Vacations are something we look forward to for weeks, months, maybe even years. But if you’re a pet owner you know only too well the guilt that accompanies such trips – those puppy dog eyes, the wagging tail that says ‘don’t leave me’. Whether it’s three weeks or just a weekend – time away from our pet can be stressful for both parties.
That’s why more people are opting for pet friendly vacations. If you’re planning to take your best friend away with you this year here are some tips and advice.
Traveling by car
> Your pooch can’t call shot gun – The airbag deployment can be dangerous for pets; instead place your pet on the back seat, ideally next to a passenger.
> Buckle up – For ultimate safety your pet needs to be strapped in. Various car seat options are available in cute and comfortable designs. If your pet struggles with car travel a car seat will provide extra security.
> Plan regular stops – You should stop at least every two hours for your pet to stretch it’s legs and have a bathroom break. Take your pet’s favorite ball or toy and have a quick game of fetch.
Traveling by air
> Every airline has different rules regarding pet travel. Before you book your flights be sure to get your airline’s policies to ensure you’re happy with the processes and procedures.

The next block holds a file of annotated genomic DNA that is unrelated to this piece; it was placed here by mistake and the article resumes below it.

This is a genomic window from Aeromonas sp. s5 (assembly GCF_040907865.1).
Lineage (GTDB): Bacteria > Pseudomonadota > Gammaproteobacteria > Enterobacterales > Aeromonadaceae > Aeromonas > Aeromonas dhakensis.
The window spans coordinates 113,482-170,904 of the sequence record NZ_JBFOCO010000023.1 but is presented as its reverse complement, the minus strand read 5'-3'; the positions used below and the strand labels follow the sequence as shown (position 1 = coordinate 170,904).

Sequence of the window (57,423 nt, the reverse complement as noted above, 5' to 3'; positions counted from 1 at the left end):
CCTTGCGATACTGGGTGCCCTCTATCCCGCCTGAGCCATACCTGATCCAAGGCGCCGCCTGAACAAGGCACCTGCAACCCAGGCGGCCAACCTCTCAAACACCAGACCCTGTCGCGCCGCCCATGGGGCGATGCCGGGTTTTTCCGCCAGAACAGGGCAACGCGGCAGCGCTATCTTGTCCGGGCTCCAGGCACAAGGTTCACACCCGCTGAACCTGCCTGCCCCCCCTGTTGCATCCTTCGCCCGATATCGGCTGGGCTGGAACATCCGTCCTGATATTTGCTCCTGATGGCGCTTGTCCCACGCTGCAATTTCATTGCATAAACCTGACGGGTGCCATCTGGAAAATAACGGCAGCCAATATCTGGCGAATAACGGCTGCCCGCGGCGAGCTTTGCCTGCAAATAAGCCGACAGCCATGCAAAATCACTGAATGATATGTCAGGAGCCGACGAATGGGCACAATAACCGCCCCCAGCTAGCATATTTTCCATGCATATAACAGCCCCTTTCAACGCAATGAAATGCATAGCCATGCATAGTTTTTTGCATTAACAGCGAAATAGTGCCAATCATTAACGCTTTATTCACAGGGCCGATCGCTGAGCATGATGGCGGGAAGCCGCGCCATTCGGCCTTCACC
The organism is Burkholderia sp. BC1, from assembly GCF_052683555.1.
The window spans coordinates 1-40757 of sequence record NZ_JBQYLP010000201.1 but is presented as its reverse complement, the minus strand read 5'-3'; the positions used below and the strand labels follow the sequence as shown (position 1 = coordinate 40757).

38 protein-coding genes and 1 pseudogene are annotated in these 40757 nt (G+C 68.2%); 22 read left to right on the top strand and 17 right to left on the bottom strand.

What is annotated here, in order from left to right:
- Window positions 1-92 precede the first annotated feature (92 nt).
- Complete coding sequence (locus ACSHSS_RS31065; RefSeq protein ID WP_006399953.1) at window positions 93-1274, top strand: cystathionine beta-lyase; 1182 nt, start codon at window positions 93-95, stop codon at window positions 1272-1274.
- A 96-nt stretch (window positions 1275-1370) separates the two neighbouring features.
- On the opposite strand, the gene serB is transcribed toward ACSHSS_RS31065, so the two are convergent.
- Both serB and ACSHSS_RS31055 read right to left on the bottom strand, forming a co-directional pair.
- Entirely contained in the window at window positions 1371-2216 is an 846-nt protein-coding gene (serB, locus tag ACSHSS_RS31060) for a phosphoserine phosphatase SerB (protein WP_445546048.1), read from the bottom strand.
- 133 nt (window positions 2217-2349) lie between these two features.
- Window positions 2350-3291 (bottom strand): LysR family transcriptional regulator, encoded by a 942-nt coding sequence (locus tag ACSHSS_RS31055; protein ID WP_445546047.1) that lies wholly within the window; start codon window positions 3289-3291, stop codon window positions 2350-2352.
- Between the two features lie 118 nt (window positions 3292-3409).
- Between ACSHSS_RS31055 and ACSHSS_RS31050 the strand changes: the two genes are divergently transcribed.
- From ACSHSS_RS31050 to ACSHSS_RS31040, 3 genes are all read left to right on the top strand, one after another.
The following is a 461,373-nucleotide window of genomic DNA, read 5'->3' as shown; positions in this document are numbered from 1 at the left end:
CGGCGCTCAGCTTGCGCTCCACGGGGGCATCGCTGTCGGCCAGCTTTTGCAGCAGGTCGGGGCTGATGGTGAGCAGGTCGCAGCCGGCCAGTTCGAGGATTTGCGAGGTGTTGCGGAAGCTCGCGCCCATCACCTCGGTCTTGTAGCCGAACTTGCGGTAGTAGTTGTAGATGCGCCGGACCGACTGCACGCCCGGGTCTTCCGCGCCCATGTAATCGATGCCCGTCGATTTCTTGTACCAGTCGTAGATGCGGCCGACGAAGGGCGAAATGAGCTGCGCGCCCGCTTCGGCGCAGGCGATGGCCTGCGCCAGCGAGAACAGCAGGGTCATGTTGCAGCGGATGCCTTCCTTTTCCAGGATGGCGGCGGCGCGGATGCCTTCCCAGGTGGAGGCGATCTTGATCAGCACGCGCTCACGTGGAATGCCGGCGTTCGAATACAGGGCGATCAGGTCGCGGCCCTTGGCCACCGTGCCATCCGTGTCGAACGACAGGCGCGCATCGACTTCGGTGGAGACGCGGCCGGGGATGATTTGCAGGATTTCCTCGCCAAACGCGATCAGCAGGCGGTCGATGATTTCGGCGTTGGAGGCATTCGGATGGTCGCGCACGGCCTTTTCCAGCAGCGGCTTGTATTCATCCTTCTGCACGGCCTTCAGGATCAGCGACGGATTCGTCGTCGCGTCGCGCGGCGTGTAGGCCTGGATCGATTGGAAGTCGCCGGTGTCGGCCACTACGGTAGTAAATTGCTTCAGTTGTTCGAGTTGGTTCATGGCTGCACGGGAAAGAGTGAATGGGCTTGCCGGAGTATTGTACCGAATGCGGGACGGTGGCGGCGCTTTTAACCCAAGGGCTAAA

> Air travel will most likely be stressful for your pet, but there are ways to prepare in advance to make things a little easier. Introduce the carrier they’ll be traveling in at home, in advance. Treat it as a normal part of life: let them explore it, sleep in it, and generally get comfortable with it before you travel.
> Put one of your used T shirts in the carrier or something that smells like home or you – this will be very comforting for your pet.
> Take direct flights to minimize time in the air and the added stress of transfers.
> Be aware of temperature. In summer months travel in the morning or at night when temperature is at its lowest. In fall and winter travel in the afternoon when it’s at it’s warmest.
> Make sure your pet is up-to-date with his/her vaccinations and if possible provide a note/certificate from your vet stating your pet is of good health.
> Have two ID tags on your pet: one with his/her information, and the second with yours, including your flight, hotel and contact details.
> Embedded microchips are also a good idea for extra security in case your pet gets lost. In some countries, such as the UK, it’s a legal requirement for dogs to be microchipped. It’s best to be aware of, and comply with, the laws of the country you’re visiting.
IMG: Gatorgoon, visual.dichotomy, Miss Chien, austinpaulwhite/ Flickr cc.